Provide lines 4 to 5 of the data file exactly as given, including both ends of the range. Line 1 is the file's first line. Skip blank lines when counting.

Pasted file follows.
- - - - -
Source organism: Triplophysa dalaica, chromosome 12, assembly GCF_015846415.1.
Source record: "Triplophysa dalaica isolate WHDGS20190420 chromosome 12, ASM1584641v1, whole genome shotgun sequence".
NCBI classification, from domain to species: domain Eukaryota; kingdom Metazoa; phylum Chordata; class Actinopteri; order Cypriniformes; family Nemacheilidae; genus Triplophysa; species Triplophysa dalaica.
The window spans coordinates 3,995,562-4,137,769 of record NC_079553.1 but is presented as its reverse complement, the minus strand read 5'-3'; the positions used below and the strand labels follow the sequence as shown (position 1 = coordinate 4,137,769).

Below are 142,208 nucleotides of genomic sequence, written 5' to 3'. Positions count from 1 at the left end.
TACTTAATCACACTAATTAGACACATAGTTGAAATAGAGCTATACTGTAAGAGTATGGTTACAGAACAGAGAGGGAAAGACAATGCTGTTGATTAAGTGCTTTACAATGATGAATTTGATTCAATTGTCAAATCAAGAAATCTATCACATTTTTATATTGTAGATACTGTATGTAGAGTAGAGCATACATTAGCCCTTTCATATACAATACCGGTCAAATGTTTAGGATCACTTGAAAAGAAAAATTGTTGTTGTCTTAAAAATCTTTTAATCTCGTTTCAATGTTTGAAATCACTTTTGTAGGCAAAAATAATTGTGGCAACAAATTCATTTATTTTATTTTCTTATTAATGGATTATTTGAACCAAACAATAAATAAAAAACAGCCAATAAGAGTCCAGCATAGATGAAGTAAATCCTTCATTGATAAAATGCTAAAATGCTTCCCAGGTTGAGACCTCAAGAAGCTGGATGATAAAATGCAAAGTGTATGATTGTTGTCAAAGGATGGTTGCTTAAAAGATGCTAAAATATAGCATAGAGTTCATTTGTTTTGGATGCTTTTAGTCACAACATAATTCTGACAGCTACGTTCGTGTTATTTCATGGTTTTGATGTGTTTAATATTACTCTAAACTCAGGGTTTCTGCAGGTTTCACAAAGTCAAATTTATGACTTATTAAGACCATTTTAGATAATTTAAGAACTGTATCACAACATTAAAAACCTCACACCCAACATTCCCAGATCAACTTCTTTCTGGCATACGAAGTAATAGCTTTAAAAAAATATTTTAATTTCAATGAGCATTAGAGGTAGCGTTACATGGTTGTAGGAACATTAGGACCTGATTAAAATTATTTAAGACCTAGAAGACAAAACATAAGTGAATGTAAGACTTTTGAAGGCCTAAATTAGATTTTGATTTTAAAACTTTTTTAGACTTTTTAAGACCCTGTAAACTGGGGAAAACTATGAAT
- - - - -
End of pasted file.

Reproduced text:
The window spans coordinates 3,995,562-4,137,769 of record NC_079553.1 but is presented as its reverse complement, the minus strand read 5'-3'; the positions used below and the strand labels follow the sequence as shown (position 1 = coordinate 4,137,769).

Below are 142,208 nucleotides of genomic sequence, written 5' to 3'. Positions count from 1 at the left end.